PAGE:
Students know more than you think, they just think differently to you
Dr Cesarina Edmonds-Smith is a lecturer in chemistry in the Science Faculty at UCT. As a former high school science teacher, her teaching philosophy centres around the idea that students know more than you think, they just think differently to you. With that in mind, she has come to realise just how outdated and irrelevant some chemistry textbooks are when looking through the eyes of a South African student. Cesarina believes that if you engage with students and ask them to explain what they understand, you have a better idea of how the students think and you can apply that insight in your teaching.
In February 2019, Cesarina and her colleague Dr Chris Barnett were awarded a grant from the DOT4D project to develop the “Ingxoxo” (isiXhosa for conversation, discussion) platform. Through this collaboration, they are exploring a forum-based approach to peer-to-peer learning and open textbook development.
What is the problem she is trying to address using open textbooks?
Students who join UCT do so from all corners of South Africa and bring with them a wide range of schooling, cultures and experiences of the world. This, along with the fact that South Africa has 11 official languages, means that many first-year students face significant skills gaps in their transition from high school to university education.
In line with Cesarina's belief in the value of peer learning approaches, she aims to leverage the fact that students are well placed to explain concepts to each other, often doing so in their mother tongue rather than the formal language of instruction and using examples that are relevant and understandable to their generation.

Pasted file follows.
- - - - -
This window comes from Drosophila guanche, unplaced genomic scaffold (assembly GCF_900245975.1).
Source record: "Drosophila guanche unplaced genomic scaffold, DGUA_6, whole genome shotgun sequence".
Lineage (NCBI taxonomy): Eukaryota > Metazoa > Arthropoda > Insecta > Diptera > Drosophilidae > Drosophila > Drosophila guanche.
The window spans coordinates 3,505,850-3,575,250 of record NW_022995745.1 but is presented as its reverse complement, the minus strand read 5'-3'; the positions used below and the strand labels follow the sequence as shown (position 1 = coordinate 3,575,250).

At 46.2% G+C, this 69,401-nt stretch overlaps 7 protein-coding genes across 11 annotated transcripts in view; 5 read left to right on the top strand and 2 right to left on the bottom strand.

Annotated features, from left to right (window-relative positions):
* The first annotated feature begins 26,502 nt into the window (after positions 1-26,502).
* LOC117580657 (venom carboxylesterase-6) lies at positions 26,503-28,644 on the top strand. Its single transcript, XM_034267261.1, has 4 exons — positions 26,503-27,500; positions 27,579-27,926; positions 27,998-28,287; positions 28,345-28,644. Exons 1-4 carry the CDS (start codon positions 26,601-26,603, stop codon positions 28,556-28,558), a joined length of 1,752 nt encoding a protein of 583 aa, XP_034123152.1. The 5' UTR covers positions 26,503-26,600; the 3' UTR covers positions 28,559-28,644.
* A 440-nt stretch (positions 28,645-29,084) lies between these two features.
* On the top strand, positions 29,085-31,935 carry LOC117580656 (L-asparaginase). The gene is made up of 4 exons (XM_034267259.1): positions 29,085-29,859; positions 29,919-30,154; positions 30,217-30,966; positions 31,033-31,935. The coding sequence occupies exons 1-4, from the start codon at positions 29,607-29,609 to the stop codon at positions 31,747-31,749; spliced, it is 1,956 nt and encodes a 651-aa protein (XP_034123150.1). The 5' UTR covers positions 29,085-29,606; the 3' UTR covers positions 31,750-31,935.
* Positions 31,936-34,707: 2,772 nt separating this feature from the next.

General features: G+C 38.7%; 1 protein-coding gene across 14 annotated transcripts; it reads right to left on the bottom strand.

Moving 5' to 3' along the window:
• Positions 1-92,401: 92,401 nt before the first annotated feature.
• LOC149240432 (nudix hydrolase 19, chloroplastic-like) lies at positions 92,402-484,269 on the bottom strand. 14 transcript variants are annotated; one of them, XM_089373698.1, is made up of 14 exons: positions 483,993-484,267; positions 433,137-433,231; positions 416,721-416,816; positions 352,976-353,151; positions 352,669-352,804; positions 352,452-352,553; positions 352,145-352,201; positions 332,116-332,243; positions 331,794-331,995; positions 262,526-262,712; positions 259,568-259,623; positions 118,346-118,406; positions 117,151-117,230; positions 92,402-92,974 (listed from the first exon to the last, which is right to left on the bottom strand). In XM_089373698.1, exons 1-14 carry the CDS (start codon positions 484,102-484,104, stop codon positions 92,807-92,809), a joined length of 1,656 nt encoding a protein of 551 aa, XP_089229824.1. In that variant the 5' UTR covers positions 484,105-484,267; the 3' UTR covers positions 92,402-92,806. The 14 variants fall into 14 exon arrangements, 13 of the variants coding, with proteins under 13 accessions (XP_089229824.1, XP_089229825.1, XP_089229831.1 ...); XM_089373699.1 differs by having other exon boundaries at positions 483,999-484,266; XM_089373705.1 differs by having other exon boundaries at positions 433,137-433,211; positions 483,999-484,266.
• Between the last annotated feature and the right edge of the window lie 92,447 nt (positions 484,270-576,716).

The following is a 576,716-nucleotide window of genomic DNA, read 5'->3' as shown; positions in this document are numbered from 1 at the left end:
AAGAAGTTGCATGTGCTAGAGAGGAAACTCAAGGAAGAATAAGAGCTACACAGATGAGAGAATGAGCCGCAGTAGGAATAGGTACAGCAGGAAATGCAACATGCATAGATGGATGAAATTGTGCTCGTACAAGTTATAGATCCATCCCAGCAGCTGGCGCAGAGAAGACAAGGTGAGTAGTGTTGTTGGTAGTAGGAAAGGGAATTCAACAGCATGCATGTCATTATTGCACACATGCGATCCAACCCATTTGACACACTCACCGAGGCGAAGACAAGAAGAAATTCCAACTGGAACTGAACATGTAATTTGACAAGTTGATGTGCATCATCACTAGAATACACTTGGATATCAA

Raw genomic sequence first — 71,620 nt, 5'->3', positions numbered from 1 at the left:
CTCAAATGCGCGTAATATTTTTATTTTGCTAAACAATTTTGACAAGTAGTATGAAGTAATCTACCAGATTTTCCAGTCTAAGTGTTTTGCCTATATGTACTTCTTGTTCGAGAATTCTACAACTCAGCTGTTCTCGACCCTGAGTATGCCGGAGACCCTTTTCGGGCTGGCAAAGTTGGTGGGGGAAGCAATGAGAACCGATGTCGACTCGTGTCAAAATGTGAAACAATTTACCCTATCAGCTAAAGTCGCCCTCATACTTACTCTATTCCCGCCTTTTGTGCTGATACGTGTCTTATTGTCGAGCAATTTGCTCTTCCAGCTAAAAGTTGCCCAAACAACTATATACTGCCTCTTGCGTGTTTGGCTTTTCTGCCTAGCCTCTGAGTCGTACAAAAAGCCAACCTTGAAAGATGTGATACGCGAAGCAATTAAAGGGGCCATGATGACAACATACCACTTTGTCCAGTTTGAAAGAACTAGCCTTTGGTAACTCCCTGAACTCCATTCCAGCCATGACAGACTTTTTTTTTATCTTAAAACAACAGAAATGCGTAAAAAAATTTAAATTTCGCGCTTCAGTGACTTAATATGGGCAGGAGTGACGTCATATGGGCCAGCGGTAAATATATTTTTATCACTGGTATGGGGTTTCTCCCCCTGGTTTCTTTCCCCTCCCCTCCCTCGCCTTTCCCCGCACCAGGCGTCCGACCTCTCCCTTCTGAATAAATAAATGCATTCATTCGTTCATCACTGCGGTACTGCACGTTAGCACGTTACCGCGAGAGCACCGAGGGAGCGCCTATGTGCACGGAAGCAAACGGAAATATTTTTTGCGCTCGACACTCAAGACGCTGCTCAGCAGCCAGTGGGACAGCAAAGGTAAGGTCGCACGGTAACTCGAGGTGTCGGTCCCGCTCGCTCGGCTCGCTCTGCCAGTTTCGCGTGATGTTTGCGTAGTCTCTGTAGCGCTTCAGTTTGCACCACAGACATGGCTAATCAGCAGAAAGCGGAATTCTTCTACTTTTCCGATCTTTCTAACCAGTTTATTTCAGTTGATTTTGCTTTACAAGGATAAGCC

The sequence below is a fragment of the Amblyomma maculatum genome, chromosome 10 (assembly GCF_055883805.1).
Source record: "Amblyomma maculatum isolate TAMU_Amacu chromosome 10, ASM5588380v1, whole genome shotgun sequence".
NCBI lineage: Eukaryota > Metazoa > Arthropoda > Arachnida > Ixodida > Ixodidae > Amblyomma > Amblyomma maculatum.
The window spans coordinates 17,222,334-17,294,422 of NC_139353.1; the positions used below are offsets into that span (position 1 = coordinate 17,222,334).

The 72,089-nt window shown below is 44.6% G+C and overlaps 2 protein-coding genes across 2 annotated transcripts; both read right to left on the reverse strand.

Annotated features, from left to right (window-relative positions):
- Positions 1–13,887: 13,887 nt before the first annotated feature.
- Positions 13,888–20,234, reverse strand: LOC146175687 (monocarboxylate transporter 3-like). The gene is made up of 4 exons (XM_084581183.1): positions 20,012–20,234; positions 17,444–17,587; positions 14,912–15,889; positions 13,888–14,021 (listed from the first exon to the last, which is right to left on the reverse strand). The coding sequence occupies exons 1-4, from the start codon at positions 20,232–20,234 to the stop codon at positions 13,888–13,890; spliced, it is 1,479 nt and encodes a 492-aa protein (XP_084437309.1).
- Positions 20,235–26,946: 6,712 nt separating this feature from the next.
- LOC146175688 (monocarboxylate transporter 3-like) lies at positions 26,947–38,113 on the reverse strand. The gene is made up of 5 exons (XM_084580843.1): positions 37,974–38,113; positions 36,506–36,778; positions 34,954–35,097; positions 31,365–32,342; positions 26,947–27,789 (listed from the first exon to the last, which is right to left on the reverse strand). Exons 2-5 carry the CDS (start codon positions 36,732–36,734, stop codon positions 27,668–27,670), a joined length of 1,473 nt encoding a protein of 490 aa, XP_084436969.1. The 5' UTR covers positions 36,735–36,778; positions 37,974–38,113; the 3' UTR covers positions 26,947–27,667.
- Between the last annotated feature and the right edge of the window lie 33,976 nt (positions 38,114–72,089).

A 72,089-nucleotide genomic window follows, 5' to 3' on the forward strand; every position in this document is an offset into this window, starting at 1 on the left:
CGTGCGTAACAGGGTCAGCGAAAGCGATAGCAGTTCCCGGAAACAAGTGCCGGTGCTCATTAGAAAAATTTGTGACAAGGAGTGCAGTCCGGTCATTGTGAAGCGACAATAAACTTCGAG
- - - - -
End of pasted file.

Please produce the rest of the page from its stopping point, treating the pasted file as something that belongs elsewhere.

The Ingxoxo platform serves as a forum for student discussions around first-year physical chemistry in any South African language and provides a safe, comfortable space for students who may not feel comfortable to speak in lectures to pose questions and contribute to discussions. Questions are answered by fellow students as well as by course lecturers.
The platform provides Cesarina and her collaborator Chris Barnett with an opportunity to learn from their students – in terms of understanding where the missing links are between the lecturer, the work and the student; taking note of how students explain concepts to their peers; and bringing students to the forefront of the teaching process by encouraging them to use the Ingxoxo platform to explain concepts and provide feedback on lecture content.
Ingxoxo contains links to video and audio explanations as well as other resources posted by first-year students and the Ingxoxo community which are relatable to South African and African experiences with chemistry. These new ideas and explanations of chemical concepts that are relevant to the South African student will be compiled into an openly licensed, online, mixed-media e-book, co-authored by the students to allow for a fully inclusive look into first-year chemistry.
What is her authorship approach?
The Ingxoxo authorship model is based on a “social” approach in which students interact with a dynamic platform that mimics social media engagement principles, using “like”, linking, bookmarking and sharing functions as well as avatar options and user-friendly design. The forum runs on the Discourse app and posts can be formatted using Markdown, LaTeX / MathJax and mhchem.
Students are encouraged to get involved through modest incentivisation schemes, through which they receive chocolates, stickers and classroom accolades for frequent posting, responding to fellow students’ queries or translating content into another language. The idea is to accumulate content for the open textbook over many years of engagement, but to start the forum conversations afresh each year in the hope that this will enable students to feel at home in a virtual environment that is dedicated to them and their classmates’ specific needs.
The aim is for the textbook to be legally open for use at UCT as well as at other South African universities, although some concepts may have to be added, modified or deleted, based on the requirements of the course curriculum.